EPA Updates NJ Superfund Site Cleanup Plan


The U.S. Environmental Protection Agency recently proposed an update to its original cleanup plan for the Cosden Chemical Coatings Corporation Superfund site in Beverly, New Jersey.

Following a pilot study completed in 2021, the newly proposed cleanup technology will reportedly supplement earlier groundwater treatment by injecting chemical oxidants directly into the aquifer to help break down hazardous contaminants into less toxic byproducts.

Cosden Superfund Site Background

The Cosden Chemical Coatings Corporation began operations in 1945, producing coatings for industrial applications. The formulation and manufacturing company recycled manufacturing solvents in tanks and drums onsite until 1974.  

Following a grass fire at the facility in 1980, the New Jersey Department of Environmental Protection conduction an inspection and reportedly found spills, as well as several hundred unsecured drums.

After sampling the site in 1988, the EPA found the soil to be contaminated with heavy metals (lead and chromium) and polychlorinated biphenyls (PCBs). The groundwater had also been contaminated with volatile organic compounds (VOCs).

The 6.7-acre site was added to the Superfund National Priorities List in 1987, undertaking removal action to remove and dispose offsite 75 lab pack drums, 300 55-gallon drums, 2,000 gallons of bulk liquids and 350 empty containers ranging in size from five-gallon pails to 55-gallon drums. The company permanently closed in 1989.

In a 1992 Record of Decision, the EPA chose three solutions to deal with hazards that existed above-ground, in the soil and in the groundwater. The remedial action for above-ground structures was initiated in May 1995 and completed in spring 1996, including decontamination, demolition and disposal of all on-site structures, equipment and debris.

Afterwards, soil cleanup began in 1999 and was finished in March 2002, safely removing 10,711 tons of soil, 1,800 tons of debris and 3,000 gallons of liquid waste from the site. The area was then backfilled with clean fill, graded and revegetated.

In 2009, the EPA initiated the long-term treatment of the groundwater by building a groundwater extraction and treatment system (GETS). The GETS is estimated to have treated 282,311,828 gallons of water since its installation, removing approximately 13,000 pounds of total VOCs. The system is reportedly not operating due to the pilot study taking place at the property.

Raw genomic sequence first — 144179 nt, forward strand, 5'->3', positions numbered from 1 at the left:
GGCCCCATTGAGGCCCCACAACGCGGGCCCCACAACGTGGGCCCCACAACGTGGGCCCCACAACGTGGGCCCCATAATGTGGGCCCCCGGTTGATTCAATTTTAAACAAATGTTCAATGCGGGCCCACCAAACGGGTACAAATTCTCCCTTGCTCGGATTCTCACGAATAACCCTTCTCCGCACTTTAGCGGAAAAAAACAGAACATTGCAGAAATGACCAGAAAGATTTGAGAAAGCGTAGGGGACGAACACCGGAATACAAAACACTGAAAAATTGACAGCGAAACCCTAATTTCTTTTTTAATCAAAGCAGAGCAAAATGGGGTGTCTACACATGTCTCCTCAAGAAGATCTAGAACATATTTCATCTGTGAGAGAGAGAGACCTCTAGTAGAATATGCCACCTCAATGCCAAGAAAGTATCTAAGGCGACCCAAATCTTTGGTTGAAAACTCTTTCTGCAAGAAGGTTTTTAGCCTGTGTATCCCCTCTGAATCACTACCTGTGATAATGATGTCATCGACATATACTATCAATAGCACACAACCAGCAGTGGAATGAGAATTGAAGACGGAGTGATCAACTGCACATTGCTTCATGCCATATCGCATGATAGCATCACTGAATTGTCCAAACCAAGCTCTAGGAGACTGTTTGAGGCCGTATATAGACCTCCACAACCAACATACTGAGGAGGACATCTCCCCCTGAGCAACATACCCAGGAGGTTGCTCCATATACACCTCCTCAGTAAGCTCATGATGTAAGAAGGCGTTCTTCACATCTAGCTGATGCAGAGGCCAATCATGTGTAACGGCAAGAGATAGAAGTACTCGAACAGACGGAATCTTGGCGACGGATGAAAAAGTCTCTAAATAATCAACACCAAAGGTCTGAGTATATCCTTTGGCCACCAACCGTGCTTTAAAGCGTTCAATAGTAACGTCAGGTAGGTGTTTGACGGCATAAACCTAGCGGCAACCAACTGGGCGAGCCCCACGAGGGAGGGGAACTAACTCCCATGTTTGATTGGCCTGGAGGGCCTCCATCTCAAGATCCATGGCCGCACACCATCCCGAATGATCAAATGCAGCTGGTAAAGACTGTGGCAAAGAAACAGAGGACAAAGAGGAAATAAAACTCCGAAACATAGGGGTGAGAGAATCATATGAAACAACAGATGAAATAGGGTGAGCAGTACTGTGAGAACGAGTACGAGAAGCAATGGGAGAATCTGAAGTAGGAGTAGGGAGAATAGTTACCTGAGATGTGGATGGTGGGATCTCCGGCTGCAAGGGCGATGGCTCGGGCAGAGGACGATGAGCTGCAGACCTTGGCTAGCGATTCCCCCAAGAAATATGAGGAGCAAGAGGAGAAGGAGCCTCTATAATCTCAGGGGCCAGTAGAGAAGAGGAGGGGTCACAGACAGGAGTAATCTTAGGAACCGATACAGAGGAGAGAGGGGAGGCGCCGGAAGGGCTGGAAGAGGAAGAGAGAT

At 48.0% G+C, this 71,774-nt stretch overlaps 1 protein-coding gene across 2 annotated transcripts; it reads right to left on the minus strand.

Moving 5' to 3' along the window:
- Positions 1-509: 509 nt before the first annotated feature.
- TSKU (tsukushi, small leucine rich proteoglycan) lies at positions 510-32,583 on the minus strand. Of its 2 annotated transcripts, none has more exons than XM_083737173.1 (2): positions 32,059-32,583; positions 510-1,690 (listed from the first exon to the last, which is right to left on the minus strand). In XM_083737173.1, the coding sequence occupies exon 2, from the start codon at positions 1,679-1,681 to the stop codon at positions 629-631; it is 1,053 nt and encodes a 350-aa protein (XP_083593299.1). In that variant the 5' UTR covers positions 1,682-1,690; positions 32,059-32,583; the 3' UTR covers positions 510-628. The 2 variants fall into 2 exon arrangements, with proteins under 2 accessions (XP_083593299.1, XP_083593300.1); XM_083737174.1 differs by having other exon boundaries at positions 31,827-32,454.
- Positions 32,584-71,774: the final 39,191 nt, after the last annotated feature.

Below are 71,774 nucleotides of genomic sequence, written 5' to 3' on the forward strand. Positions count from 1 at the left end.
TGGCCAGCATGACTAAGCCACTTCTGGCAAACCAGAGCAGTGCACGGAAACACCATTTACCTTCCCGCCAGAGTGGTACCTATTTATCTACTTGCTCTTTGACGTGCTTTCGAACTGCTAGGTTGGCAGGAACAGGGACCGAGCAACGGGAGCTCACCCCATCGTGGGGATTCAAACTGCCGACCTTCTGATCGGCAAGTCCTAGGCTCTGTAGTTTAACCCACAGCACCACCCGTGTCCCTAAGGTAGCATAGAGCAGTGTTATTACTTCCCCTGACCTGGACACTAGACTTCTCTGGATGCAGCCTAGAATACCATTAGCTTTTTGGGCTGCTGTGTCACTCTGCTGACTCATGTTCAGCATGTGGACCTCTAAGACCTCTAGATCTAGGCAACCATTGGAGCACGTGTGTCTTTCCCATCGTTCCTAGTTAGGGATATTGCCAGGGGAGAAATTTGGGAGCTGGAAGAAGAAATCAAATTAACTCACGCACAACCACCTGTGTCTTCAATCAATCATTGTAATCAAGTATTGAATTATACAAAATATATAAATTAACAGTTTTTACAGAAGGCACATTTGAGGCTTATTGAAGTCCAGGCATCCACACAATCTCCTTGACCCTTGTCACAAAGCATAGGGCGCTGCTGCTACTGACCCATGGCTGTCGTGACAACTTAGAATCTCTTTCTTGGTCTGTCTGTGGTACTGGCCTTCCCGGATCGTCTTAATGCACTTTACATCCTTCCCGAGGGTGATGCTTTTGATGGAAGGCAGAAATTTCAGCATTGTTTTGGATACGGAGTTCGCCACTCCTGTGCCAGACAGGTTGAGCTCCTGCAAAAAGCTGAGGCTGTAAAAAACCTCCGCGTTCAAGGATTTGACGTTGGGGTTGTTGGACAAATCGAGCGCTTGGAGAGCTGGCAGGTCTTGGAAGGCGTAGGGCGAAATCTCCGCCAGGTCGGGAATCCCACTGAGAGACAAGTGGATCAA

The EPA has completed immediate removal and remediation of above-ground structures and soil contamination and is currently working to remediate groundwater contamination. Three five-year reviews have been completed for the site, with the fourth five-year review expected to be issued in 2027.

What Now

In press release from the end of last month, the EPA proposed the new cleanup technique for the superfund site and opened the plan to public comment. The agency reports that in-situ chemical oxidation uses various oxidizing chemicals to spur the reduction of harmful compounds, including VOCs, found in contaminated groundwater.

The U.S. Army Corps of Engineers and the EPA successfully demonstrated in-situ chemical oxidation using a network of 30 monitoring wells in 2021. The process could reportedly transform the remaining harmful contaminants at the Cosden site groundwater into less toxic byproducts.

“A full cleanup of the contamination at the Cosden Chemical Coatings Corporation Superfund site is critical to ensuring environmental and public health in Beverly, New Jersey,” said EPA Regional Administrator Lisa F. Garcia.

“Carried out by EPA, working with the U.S. Army Corps of Engineers, the successful pilot study demonstrated a unique ability to address the remaining groundwater contaminants at this site, and EPA is committed to employing all available technologies to get the job done.”